“It’s a statement from Ashley, I don’t know, just his opinion maybe,” said Lampard, who comes to MLS and New York City FC at age 36. “I’m certainly not ready to relax on a beach.”
Cole took the trouble to specifically single out MLS in comments made after signing with Roma. Both he and Lampard were released by Chelsea in May after the club finished third in the Premier League and reached the Champions League semifinal with both of them playing diminished roles. Cole wasn’t picked for England’s World Cup team; Lampard went to Brazil and played only the group finale, a 0-0 tie with Costa Rica in which he captained the team and earned his 106th cap.
“I had offers from the USA, but I'm not ready to relax on a beach yet,” Cole, 33, said upon arriving in Rome earlier this week. “I've won a lot in my career already, but I don't want to stop.”
Tweeted comments included, “I choose to play in a more demanding place and team and people still feel the need to moan, how about you just worry about ur team and I'll worry about mine, I'm talking about the MLS by the way.”
During the conference call Lampard praised the league and also the challenge on which New York City FC and head coach Jason Kreis are embarking. After starting his professional career with West Ham, for which his father, Frank Sr., also played, Lampard played 13 seasons for Chelsea and scored a team-record 211 goals before being released.
“I’d been at Chelsea a long time and my career there was coming to an end,” said Lampard, who during his tenure won a Champions League crown, three Premier League titles, four FA Cups, and the Europa League. “I wanted to take on a great challenge and for me, a great challenge is more my personal cup of tea.”
The Galaxy made a bid for him last year, when his Chelsea future came into question, but the club offered him a one-year deal that he accepted. He didn’t start regularly for manager Jose Mourinho, who was starting his second stint in charge, yet he insists that was the right move at the time.
“To be honest, Chelsea was the best option for me at that time, to prolong my career at Chelsea,” he said. “There was always an interest and option [from MLS] but one that I never took up.”
He admits he doesn’t have an intimate knowledge of the league but cited a bit of experience he gleaned from playing for Chelsea against the MLS All-Star team in 2006 and 2012, and his observations of those MLS players who have represented their countries in the World Cup. He invoked the name of David Beckham, inevitably, and gave the USA performance in Brazil some props to counter indirectly the proclamations of Cole.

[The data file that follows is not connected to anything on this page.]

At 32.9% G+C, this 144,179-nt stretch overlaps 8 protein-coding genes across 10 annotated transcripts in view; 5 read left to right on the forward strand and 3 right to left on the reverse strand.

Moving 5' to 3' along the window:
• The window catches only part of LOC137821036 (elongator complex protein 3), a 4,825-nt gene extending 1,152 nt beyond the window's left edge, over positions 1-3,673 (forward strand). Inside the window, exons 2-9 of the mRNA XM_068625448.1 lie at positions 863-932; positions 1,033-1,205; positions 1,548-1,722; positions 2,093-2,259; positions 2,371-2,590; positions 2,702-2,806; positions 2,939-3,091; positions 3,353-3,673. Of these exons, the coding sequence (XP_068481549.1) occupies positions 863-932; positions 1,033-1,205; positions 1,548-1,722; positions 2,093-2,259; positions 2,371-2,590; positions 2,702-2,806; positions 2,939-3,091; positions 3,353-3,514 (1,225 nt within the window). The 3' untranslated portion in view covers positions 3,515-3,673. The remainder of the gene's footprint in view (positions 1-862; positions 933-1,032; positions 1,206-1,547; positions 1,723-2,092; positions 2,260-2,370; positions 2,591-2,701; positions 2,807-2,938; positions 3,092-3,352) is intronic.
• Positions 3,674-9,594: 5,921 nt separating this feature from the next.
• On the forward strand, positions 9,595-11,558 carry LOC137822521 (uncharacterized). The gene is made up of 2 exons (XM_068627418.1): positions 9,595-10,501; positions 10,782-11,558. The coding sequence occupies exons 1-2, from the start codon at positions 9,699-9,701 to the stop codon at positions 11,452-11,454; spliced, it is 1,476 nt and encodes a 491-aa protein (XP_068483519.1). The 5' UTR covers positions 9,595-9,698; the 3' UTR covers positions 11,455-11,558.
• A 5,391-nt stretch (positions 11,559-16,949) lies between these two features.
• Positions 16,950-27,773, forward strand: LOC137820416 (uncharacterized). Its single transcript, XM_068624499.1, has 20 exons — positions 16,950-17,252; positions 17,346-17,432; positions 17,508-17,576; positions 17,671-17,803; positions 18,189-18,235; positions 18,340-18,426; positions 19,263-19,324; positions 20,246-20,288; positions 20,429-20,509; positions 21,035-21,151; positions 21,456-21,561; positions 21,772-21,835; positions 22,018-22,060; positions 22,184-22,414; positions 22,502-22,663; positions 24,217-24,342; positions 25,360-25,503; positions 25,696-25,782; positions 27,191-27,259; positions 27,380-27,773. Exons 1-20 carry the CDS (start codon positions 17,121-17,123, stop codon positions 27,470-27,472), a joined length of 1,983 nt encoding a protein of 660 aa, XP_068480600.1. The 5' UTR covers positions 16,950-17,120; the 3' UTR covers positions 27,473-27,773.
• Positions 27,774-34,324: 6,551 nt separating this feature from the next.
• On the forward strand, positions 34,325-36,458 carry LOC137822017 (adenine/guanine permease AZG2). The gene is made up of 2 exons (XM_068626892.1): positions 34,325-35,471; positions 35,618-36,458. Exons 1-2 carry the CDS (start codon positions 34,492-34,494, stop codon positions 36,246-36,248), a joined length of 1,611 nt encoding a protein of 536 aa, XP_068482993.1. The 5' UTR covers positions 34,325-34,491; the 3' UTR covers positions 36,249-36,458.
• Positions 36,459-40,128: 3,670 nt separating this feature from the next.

“I can only say that the progress I’ve seen the league take from a distance has been a great one,” he said. “From the early days of David Beckham, the league as a whole has grown and players are interested in coming over. The quality of the American team, the USA team, we saw at the World Cup shows you the level individually the players have been raised to. I think it’s come on a decent amount in quality. That’s why I’m so interested to come out here and play and that helped my decision.
“The league’s growing, more players are coming out here, and the competition will be great. You already have a lot of respect around the world for the MLS and I think it’s going to be even more so in 2016. I hope so.”
New York City FC has signed him to a two-year
contract and though his precise role is yet to be determined, since he is just the fourth player to be signed by the expansion team, Kreis is convinced Lampard is tailor-made for the task at hand.
“For me, the decision is again, two-fold,” said Kreis. “No. 1 is the soccer issue. That one’s easy: a name like Frank Lampard comes up on your desk and you say, ‘Absolutely, 100 percent. Where do I sign up?’ “The other one is the character and the leadership issue. That involves a little more research, a little bit more communication. When that’s all done, we were extremely, extremely pleased that we got our man.”
During a press conference in Brooklyn Lampard refuted reports that he’d been one of several
drunken English players who had taunted American fans at Heathrow Airport in 2001 a day after the 9-11 terrorist attacks. “What I did want to say is that I categorically did not insult anyone,
set out to insult anyone, behave badly in front of Americans or, in fact, anyone,” Lampard said. “I was very sensitive to the issue and tragedy. . . . Unfortunately, it was very much
misreported in England at the time and it’s finally a chance for me to say that.”
The energy and workrate he displayed as a box-to-box player will be arduous to replicate in MLS, given his age and the hot and humid conditions he’ll encounter in many cities. But Lampard is a veteran of nearly two decades in the Premier League, and the experience and guile he’s gained should help NYCFC not only win games but establish the same type of ambitious, successful tradition Kreis created at Real Salt Lake.
“This is a competitor, a world-class, elite-level competitor,” said Kreis, himself a fierce customer as a player. “That’s what we need and that’s certainly what we need our most important players to do, that’s certainly what we need our early signings to do, that’s certainly what we’re going to need our leaders to do. And I have no doubt that’s what we’ll get.”